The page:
Friday, February 28, 2014

RV-12's Flightline Interior Arrives

Did not actually work on the RV-12 today due to other commitments, but did have some time in the morning to open the recently delivered RV-12 seating and baggage compartment carpeting kit. Before going on further, I want to say I’m very pleased with the quality of the components and stitching .... it looks great!

 I spoke to Abby at Flightline a while back and decided to upgrade the seating to leather and get a close matching vinyl for the carpet kit in the baggage area. I was thinking all leather seats were ordered but when the seats were received, they were a combination of leather and cloth. I must say it looks OK, but just not quite what I was expecting.  I would imagine the cloth inserts will be cooler to sit on during the hot and humid Midwest summer days (if we ever see any this year).  I’ll give them a try and can always go all leather if I don’t like them at a later date.

The lighting for the following photos was a mix of morning sunlight (first in a long time) and florescent lighting plus an occasional flash … so the true colors are off a bit.
Right seat and upper baggage bulkhead covering.

The carpet kit is designed to have the carpet lay on the baggage floor and then up and over the top of the fuel tank. There is a carpeted panel that will go from the fuel tank to the left skin that has a really nice storage pouch sewn onto it. The upper baggage bulkhead cover also has a nice clear pouch attached to it for displaying the aircraft registration paperwork.
Baggage compartment carpet kit components.
Both seat cushions and baggage bulkhead cover in position.

Seeing how nice and well made Flightline’s components are and especially how nice looking the storage pouch is, I’ve decided to order the pilot and co-pilot carpet kit and also get interior panels with pouches. They should just look great and be really functional.

Thursday, February 27, 2014

Work Begins In Section 29

Section 29 involves construction of the forward upper fuselage. The F-1201A firewall upper is made of stainless steel and like the other two firewall components previously installed, it had edges as sharp as razor blades which needed to be deburred. The 1" Scotch-Brite wheel was used on the end of the pneumatic grinder to smooth the easy to get to edges and a small diamond hand file was used in the hard to get to places. It took a little time to remove all the sharp edges on the F-1201A, but at least the firewall upper is not lethal anymore.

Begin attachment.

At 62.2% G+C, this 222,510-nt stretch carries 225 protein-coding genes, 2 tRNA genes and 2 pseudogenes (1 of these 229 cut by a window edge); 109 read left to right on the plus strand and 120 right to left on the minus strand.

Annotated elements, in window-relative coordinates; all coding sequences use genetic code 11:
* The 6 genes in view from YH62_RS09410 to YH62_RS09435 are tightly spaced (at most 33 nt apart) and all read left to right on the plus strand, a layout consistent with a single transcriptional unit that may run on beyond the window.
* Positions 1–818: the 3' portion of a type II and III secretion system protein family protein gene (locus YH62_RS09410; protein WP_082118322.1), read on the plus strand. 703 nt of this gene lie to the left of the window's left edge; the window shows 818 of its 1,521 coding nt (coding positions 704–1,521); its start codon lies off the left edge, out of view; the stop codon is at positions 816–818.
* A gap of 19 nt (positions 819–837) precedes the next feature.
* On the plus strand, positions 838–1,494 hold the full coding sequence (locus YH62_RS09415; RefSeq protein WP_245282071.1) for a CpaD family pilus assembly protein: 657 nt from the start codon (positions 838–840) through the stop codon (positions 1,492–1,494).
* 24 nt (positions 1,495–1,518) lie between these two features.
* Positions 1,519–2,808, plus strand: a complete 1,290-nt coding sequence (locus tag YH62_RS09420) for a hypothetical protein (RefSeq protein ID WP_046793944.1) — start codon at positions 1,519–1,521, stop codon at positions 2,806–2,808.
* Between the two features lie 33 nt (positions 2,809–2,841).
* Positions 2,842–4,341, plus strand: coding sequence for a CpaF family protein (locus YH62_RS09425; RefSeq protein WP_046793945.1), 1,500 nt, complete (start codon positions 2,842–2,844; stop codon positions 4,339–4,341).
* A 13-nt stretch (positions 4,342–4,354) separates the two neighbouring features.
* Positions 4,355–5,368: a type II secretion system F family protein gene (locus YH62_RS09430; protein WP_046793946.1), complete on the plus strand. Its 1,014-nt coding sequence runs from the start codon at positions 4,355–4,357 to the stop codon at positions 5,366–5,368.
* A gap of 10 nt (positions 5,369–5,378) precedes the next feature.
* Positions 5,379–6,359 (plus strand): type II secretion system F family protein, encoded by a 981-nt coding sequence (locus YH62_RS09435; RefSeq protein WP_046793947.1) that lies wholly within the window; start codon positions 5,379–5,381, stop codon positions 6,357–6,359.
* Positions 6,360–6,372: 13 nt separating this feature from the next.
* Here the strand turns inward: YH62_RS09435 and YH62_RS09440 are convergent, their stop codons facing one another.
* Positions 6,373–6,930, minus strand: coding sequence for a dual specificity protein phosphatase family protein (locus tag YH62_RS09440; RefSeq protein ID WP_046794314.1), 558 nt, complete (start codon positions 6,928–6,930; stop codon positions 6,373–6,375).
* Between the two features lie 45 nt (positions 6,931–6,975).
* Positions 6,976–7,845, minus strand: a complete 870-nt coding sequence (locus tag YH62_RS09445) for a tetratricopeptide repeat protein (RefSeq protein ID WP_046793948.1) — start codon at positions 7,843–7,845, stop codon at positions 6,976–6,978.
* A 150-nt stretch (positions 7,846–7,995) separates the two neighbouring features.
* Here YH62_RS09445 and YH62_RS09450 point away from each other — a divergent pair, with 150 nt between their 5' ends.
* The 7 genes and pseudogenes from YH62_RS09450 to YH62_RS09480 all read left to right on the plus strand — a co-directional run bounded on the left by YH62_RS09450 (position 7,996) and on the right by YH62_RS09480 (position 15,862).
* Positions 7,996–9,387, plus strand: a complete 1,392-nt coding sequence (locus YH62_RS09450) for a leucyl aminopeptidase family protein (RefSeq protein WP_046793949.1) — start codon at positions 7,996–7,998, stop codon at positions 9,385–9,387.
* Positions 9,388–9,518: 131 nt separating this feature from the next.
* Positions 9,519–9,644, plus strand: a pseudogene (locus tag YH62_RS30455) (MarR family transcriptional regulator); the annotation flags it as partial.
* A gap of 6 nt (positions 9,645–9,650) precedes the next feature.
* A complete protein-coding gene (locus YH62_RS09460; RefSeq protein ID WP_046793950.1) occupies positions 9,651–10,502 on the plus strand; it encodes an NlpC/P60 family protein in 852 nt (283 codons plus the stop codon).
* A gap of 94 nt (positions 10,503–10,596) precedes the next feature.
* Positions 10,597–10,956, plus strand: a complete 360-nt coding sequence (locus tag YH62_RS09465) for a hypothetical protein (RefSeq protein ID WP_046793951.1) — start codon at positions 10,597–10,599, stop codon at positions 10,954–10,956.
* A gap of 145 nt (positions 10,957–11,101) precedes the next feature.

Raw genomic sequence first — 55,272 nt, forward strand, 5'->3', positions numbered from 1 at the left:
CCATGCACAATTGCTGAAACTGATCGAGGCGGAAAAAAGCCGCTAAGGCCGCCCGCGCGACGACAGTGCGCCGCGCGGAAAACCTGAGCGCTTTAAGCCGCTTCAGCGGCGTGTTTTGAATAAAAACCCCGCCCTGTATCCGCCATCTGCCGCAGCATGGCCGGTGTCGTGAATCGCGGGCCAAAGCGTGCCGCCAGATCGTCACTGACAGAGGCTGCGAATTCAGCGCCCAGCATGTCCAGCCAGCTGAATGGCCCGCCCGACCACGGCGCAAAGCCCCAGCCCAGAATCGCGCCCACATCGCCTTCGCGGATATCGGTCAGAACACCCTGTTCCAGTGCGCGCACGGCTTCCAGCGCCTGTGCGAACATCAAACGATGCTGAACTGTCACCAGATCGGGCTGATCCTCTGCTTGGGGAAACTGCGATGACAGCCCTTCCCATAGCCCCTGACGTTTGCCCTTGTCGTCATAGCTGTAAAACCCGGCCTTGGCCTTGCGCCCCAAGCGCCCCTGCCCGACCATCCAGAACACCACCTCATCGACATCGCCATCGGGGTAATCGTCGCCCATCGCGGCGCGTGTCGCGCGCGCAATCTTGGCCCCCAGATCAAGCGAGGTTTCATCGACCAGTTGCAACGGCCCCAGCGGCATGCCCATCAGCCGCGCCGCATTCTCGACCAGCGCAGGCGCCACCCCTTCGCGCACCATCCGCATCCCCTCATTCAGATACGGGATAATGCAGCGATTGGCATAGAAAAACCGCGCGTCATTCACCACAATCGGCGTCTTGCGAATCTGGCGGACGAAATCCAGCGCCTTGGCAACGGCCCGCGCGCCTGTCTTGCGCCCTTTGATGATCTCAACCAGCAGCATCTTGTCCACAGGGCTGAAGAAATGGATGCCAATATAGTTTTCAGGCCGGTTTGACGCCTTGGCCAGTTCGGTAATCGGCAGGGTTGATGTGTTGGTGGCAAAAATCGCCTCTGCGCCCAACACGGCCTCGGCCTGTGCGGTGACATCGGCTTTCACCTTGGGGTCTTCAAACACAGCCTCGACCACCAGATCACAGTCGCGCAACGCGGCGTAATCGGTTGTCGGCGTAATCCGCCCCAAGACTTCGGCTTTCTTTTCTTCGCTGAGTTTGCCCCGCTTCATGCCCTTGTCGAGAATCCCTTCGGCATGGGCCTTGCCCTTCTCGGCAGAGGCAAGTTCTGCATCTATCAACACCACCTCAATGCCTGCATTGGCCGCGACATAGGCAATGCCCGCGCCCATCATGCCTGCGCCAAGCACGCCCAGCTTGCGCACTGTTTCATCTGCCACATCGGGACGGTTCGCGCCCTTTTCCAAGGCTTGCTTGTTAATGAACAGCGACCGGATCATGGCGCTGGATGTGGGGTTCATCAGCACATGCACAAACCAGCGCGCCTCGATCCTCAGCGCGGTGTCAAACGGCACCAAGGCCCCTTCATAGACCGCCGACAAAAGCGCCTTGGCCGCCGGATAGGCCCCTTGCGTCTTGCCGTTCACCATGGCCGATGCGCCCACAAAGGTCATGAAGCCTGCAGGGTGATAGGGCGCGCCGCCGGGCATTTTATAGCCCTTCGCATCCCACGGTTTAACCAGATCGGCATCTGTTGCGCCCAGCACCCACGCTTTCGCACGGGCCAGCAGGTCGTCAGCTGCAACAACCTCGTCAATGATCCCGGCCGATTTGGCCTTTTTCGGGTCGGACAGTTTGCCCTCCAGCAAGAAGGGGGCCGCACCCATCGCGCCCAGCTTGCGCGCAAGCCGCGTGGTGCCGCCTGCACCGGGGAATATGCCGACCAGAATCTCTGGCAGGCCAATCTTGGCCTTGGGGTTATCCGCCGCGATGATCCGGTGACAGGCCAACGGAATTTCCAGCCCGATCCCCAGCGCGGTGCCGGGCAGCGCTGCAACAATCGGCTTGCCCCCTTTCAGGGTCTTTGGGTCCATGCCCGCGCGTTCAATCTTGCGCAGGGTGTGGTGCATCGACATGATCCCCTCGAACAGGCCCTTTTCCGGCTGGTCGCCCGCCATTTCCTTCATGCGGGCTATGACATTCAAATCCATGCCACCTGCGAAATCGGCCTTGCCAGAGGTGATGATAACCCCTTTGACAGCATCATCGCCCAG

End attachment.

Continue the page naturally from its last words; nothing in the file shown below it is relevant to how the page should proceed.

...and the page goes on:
Smoothing the razor sharp edges on the F-1201A firewall upper with a Scotch-Brite wheel on the pneumatic grinder.

As with other Van’s models, the RV-12 utilizes a simplistic system to attach the cowlings to the fuselage by way of hinges. The fuselage receives one half of the hinge pieces and the cowlings receive the other half …. removing the hinge pins, easily separates the cowlings from the fuselage.

The upper firewall assembly supports four hinges which need to be cut from hinge material.  The F-12116-L&R mid cowl hinges are created from two 4 1/4" hinge pieces. The F-1201J and F-1201K upper cowl hinges are made from 25 1/2" and 12 1/2" pieces of hinge material respectfully. The hinge pieces that were too long to fit the throat of the band saw were first rough cut with a hacksaw to a slightly larger than required size, then final cut using the band saw and deburred on the Scotch-Brite wheel.
Finished upper and mid cowl hinges for mounting the engine cowling onto the upper fuselage assembly.

About the time all the hinges were cut and deburred, the heater in the shop ran out of propane which abruptly terminated the “region of bearability” both burners on the heater were barely creating. The temperatures today were plummeting, so it was off to the propane supplier to refill all the tanks … which will certainly be gone by the end of the weekend if I work in the shop during this latest Artic blast.

Tuesday, February 25, 2014

Rudder & Brake Pedal Assembly Completed & Modification Of Master Cylinders

Work on the rudder pedals and brake assembly was completed today along with a modification to the master cylinders (more on that later).  After deburring the WD-1209 brake pedals and WD-1211 torque tubes the torque tubes were lubricated with Lubriplate Aero white lithium grease, inserted into the rudder pedals and the brake pedals were bolted in place along with the F-1290 pedal blocks. One of the reasons Lubriplate was chosen is it is a light duty grease with corrosion inhibitors.
Greasing the F-1211 torque tubes with Lubriplate Aero white lithium grease prior to insertion into the WD-1206 rudder pedal assembly.